WindowPoSt is the mechanism by which the commitments made by storage miners are audited. It sees each 24-hour period broken down into a series of windows. Correspondingly, each storage miner’s set of pledged sectors is partitioned into subsets, one subset for each window. Within a given window, each storage miner must submit a PoSt for each sector in their respective subset. This requires ready access to each of the challenged sectors, and will result in a SNARK-compressed proof published to the blockchain as a message in a block. In this way, every sector of pledged storage is audited at least once in any 24-hour period, and a permanent, verifiable, and public record attesting to each storage miner’s continued commitment is kept.

The Filecoin network expects constant availability of stored files. Failing to submit WindowPoSt for a sector will result in a fault, and the storage miner supplying the sector will be slashed – that is, a portion of their collateral will be forfeited, and their storage power (see Storage Power, below) will see a reduction. Storage miners will have a limited period of time to recover from faults before they are considered to have abandoned their storage commitment altogether. Should the need arise, storage miners will also have the ability to preemptively issue a declared fault, which will result in reduced penalties, but which still must be addressed within a reasonable timeframe.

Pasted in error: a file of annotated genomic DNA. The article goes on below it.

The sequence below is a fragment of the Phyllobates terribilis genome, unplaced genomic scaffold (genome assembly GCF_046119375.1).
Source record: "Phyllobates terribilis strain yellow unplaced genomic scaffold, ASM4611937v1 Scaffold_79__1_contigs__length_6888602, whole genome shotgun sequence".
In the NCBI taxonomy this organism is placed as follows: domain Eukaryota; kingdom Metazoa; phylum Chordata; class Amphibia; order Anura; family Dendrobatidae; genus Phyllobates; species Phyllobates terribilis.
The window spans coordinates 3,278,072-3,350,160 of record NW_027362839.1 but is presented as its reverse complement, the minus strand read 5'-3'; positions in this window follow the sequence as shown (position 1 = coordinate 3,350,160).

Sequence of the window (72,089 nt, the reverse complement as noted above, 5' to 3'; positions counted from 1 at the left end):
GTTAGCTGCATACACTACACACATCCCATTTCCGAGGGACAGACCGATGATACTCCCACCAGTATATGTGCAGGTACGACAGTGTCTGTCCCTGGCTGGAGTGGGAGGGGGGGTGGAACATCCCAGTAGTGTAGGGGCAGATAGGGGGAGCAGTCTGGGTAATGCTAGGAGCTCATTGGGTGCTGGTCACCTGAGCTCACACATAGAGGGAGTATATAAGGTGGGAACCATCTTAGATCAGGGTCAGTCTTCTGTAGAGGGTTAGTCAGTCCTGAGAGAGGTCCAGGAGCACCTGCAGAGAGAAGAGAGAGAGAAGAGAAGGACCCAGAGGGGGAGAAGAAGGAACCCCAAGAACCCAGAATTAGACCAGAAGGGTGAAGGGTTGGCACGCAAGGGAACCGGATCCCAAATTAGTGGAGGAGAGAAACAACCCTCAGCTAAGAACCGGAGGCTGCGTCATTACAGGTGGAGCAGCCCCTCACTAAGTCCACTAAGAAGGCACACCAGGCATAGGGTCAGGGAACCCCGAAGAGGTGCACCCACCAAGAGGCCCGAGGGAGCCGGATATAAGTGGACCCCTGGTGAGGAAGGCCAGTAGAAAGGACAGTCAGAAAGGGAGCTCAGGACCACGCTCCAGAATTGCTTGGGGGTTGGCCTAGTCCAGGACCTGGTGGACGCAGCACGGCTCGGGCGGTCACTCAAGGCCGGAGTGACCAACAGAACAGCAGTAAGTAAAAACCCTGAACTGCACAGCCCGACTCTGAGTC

WinningPoSt is the mechanism by which storage miners are rewarded for their contributions. In the Filecoin network, time is discretized into a series of epochs – the blockchain’s height corresponds to the number of elapsed epochs. At the beginning of each epoch, a small number of storage miners are elected to mine new blocks (Filecoin utilizes tipsets, which permit multiple blocks to be mined at the same height). Each elected miner who successfully creates a block is granted filecoin, as well as the opportunity to charge other nodes fees to include messages in the block.

A storage miner’s probability of being elected corresponds to their storage power. In a process similar to that underlying WindowPoSt, storage miners are tasked with submitting a compressed proof of storage for a specified sector before the epoch concludes. Storage miners who fail to complete WinningPoSt in the necessary window will forfeit the opportunity to mine a block, but will not otherwise incur penalties for their failure to do so.

Storage power